On Friday afternoon, AJ, Benny, Aaron, Timo and myself went for a wander around Lake Monger so that I could show them how I undertake my own bird survey work. I’m not sure I’m the best person to be teaching this… but I’m very keen to make sure that our applications work for a wide range of surveys, including my quasi-professional methodology.
The aim of todays testing was not so much to thrash our Atlas of Living Australia BDRS citizen science application as it was to give the guys a feel for how I undertake birdwatching, and what they need to do in the software to make my birding life a lot simpler. I carted a backpack out with me with a whole bunch of gear in it… just like I used to before we started developing software to support field apps. So my field kit for a birding survey contained binos, a couple of field guides, my camera and a notebook and pencil. This is what I now think of as my “old skool” kit.
So off we went, walking along Lake Monger in the heat of the afternoon (carefully considered timing by me) to see what its like. My aims of this session were pretty simple, to give the guys an understanding of what I do in the field, but then to look at these points:
- Think about how much gear I carry – can we make that less?
- How hard is it to find a species in a field guide when you’re faced with a whole heap of variety in front of you?
- We have to be able to quickly record what we see (even assuming you already know the ID of a variety of small brown birds), so we can keep to the main focus in the field – gathering as much quality data as we can while we’re in the field, and
- What names do you use to record species? (and a follow up question was “How many of us recorded species names? Or even common names?” Most of us used aliases – like BFCS for the Black-faced Cuckoo Shrike, so how do we incorporate that?)
The guys have a bunch of feedback from the session that they are taking forward into our development work, and here’s some of their thoughts on the hour or so we spent doing this:
- It is not likely that I’ll bring my brand new ipad2 and then drop it on the ground or into the lake.
- Camera features on mobile devices may work for close shots, but after a short distance the resolution of the camera is just not useful.
- Using a device in such bright sunlight would also be a tricky proposition in terms of being able to see anything on the screen.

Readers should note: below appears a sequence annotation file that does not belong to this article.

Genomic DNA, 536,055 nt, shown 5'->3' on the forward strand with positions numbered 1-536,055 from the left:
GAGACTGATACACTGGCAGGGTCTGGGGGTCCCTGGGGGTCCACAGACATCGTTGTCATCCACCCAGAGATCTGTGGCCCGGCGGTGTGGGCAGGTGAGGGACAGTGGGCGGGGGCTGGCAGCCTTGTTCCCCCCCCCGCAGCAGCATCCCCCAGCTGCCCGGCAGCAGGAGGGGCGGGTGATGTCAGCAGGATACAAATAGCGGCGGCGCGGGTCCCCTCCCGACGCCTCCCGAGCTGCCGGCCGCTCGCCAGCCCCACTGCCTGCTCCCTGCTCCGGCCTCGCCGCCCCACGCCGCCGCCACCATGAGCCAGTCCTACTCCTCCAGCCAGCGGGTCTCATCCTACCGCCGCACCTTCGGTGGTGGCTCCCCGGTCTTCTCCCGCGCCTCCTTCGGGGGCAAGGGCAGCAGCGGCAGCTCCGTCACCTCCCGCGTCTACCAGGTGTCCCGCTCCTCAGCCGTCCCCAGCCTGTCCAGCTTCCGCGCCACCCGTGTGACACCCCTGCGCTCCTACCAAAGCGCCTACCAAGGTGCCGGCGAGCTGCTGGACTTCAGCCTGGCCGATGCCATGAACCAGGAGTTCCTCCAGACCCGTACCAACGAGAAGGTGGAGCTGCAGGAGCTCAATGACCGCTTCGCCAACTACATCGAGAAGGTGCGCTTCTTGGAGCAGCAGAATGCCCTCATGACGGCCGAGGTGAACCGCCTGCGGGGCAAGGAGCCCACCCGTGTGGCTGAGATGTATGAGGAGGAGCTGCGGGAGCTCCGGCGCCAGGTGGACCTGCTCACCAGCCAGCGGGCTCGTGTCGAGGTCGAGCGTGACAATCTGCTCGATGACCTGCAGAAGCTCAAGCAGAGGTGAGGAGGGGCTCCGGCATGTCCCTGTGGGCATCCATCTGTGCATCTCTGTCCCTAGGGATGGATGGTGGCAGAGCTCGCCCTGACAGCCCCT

- Speed is paramount. Even a small pause like submitting a form and getting a page refresh would be too much of a break when recording data.
- I think it will be more challenging to deliver something for the citizen science use case than it will be for the professional science one.
One of the best feedback points I got from the guys was “I guess we want to allow less trained people to approach the level of efficiency an experienced surveyor would have.” That’s one of the key things that citizen science software should aspire to, and I like it as a governing statement to keep us honest in the coming months.
We talked through a lot of ways to incorporate this feedback, including specifics of web forms, mobile forms and the like. And then we got a bit “out of the box” with a range of really interesting ideas – like using GPS enabled cameras to just record everything, and ID it later, or even using videos and tying frames back to GPS tracks (such as the track AJ recorded here using Motion-X on an iPhone). By then we got a bit excited and were talking about GPS enabled ski goggles, helmet cameras, and all sorts of other goodies. But it was a very interesting exploration of what might be on the horizon for our software.
I’ll be loading up the manual records I took in my notebook into the BDRS software we run for our own corporate data in the coming week – more testing! We did record a number of species, including the Purple swamphen (Porphyrio porphyrio) like the one in the photograph below (photo credit: me).
Next week we’re going to to some testing on mobile devices using the citizen science mobile version recording form. Today’s session is probably long overdue, but it’s a good starting point. I’ll post more updates on our testing in the coming weeks.
For me, well, I really enjoyed getting back outside and actually doing some birdwatching. I’d forgotten how much I enjoy it – even if one of my team was trying to catch me out by whistling behind me while I was listening out for calls.